08 December 2009

Fat people as background characters in film

I went to see Der Blaue Engel last night. It's a great film, eh? Marlene Dietrich, Joseph von Sternberg, Emil Jannings, obsession and madness, creepy clowns, show people, sex, gutter life; it has it all.

There's something else it has too: a cast of fat actors. Dietrich herself is pretty chunky in the earlier part of the film, much fatter than a leading lady would be allowed to be nowadays, though still normal-sized. What I'm talking about is the protagonist, Professor Immanuel Rath, who is a very stout fellow, not to mention Kurt Gerron, who plays Kiepert the conjuror, and the actor who plays the owner of The Blue Angel. These guys really fill up the screen.

It's not just the men either, Rosa Valetti, who plays Guste, corrals a group of fat women performers who share the stage with Dietrich. They are clearly background, they don't have names, but they are unforgettable. It's possible that their fatness is an allusion to their low rent status as performers and maybe sex workers, or to their general degeneracy. These women are not curvy, they're barrel-shaped fatties and they wear skimpy clothes and sit on the stage drinking beer after beer, some of them are old. They get in the way, they sulk, and one of them has an act that involves something saucy that is kept well out of the frame, all we ever see is her rolling her eyes suggestively. These are the kind of gals that I dream of hanging out with.

I'm developing a fascination with fat characters in film, not the stars, the ones who appear in the background, the secondary or tertiary characters. I want to know more about them. I wonder if being background means that film makers can get away with more, in a cultural climate that denigrates fatness, than if such fat characters were placed in the foreground. Their presence is so fleeting yet they stay with me.

I think this phenomenon has roots in the work that Vito Russo did with The Celluloid Closet. Russo identified queer characters in films, the sort of characters and actors whom you might pass over unless you knew the signals, codes and stereotypes that outed them. If you have The Eyes, that is, a certain queer sensibility, you can see these characters, Russo used this way of seeing to shine a spotlight on them.

Being in the margins of film, and culture, is a depressing reminder of fat people's secondary status in general. Looking out for fat people in the background is like begging for crumbs of recognition from an uncaring culture. But Russo showed us that these crumbs can add up and become something more substantial, and that in some circumstances the margins can eclipse the action centrestage.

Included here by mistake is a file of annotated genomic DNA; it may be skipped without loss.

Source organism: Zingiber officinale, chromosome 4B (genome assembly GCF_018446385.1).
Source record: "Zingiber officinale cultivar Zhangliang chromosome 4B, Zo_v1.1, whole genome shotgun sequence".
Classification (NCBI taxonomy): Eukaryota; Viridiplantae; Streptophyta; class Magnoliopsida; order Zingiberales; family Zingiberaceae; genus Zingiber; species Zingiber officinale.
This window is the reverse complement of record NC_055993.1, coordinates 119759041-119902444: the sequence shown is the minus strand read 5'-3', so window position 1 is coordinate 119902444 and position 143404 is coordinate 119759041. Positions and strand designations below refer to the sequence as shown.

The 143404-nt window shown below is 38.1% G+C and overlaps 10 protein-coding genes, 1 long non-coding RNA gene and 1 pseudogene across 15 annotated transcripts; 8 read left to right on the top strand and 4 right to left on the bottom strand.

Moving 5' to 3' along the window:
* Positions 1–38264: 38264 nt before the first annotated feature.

Here are three publicity stills from the same scene. Don't look at Dietrich, check out the women behind her!



8 comments:

ltl said...

Thanks--- I haven't seen that movie in a long time, and now aim to go look at it with new eyes.

You remind me here too of Cheryl Dunye's The Watermelon Woman. The curiosity, the longing to know more about the "bit" players representing something an old way that we're trying to get a sense of. Who were those women?? I want to hang out with them too.

- Lisa/'Ff'lo

Charlotte Cooper said...

Yes!

Jeremy Dennis said...

There's a ringletted house dancer in Cabaret (the movie) I find similarly fascinating.

Charlotte Cooper said...

Oooh, good to know.

corinnajune said...

Have you ever seen the old HBO show Carnivale? There are some very sexy fat ladies on there- very memorable performances indeed :).

Charlotte Cooper said...

No. It's not so much the sexiness that I'm talking about here, it's the way such background characters are brought into the foreground. Is that what's going on in Carnivale?

Jessie said...

Carnivale is interesting in that it doesn't desexualize or deintellectualize (is that a word?) fat women and middle-aged women, but there's a fat, sad teenager in it who gets literally the most horrible fate imaginable.

It does bring background characters into the foreground pretty often--unfortunately it's often to torment them somehow. Then again, no one escapes untormented.

alder-knight said...

I'm reading a fantastic biography of Dietrich at present - at the point in history when The Blue Angel was filmed, Germany was just coming out of a horrific postwar famine in which over 700 000 people died. At that particular moment in history, fat was DEFINITELY sexy. I think fashion favors the unattainable. (In the book, Dietrich's schoolmates relate anecdotes about her sneaking out and getting ahold of cream cakes and other verboten sweets - hence the curvy figure. Good for her, I say!)

I know this comment's not exactly on-topic, but that part of the book's fresh in my mind and I thought the point was salient to the general discussion. Really interesting post!